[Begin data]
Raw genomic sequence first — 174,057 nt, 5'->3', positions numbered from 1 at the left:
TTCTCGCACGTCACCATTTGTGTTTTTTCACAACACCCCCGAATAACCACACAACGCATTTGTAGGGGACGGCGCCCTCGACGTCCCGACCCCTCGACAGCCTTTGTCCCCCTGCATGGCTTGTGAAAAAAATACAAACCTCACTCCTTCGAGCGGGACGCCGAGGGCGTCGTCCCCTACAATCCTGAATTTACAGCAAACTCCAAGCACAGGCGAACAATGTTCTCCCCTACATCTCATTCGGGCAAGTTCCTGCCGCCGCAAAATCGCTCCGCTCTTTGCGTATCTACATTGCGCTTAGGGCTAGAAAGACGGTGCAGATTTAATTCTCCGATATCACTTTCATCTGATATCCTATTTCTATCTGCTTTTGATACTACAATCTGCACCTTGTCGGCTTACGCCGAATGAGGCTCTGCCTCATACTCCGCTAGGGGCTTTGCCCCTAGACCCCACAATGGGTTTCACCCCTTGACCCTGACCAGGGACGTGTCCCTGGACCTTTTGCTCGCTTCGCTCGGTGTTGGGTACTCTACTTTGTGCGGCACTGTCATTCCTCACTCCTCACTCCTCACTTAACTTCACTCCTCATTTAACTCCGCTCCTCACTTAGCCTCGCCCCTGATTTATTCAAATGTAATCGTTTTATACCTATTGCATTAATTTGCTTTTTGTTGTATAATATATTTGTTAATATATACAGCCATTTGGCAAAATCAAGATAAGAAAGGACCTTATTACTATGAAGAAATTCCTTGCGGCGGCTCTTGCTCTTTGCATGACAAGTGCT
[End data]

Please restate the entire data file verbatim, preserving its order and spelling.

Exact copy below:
Raw genomic sequence first — 174,057 nt, 5'->3', positions numbered from 1 at the left:
TTCTCGCACGTCACCATTTGTGTTTTTTCACAACACCCCCGAATAACCACACAACGCATTTGTAGGGGACGGCGCCCTCGACGTCCCGACCCCTCGACAGCCTTTGTCCCCCTGCATGGCTTGTGAAAAAAATACAAACCTCACTCCTTCGAGCGGGACGCCGAGGGCGTCGTCCCCTACAATCCTGAATTTACAGCAAACTCCAAGCACAGGCGAACAATGTTCTCCCCTACATCTCATTCGGGCAAGTTCCTGCCGCCGCAAAATCGCTCCGCTCTTTGCGTATCTACATTGCGCTTAGGGCTAGAAAGACGGTGCAGATTTAATTCTCCGATATCACTTTCATCTGATATCCTATTTCTATCTGCTTTTGATACTACAATCTGCACCTTGTCGGCTTACGCCGAATGAGGCTCTGCCTCATACTCCGCTAGGGGCTTTGCCCCTAGACCCCACAATGGGTTTCACCCCTTGACCCTGACCAGGGACGTGTCCCTGGACCTTTTGCTCGCTTCGCTCGGTGTTGGGTACTCTACTTTGTGCGGCACTGTCATTCCTCACTCCTCACTCCTCACTTAACTTCACTCCTCATTTAACTCCGCTCCTCACTTAGCCTCGCCCCTGATTTATTCAAATGTAATCGTTTTATACCTATTGCATTAATTTGCTTTTTGTTGTATAATATATTTGTTAATATATACAGCCATTTGGCAAAATCAAGATAAGAAAGGACCTTATTACTATGAAGAAATTCCTTGCGGCGGCTCTTGCTCTTTGCATGACAAGTGCT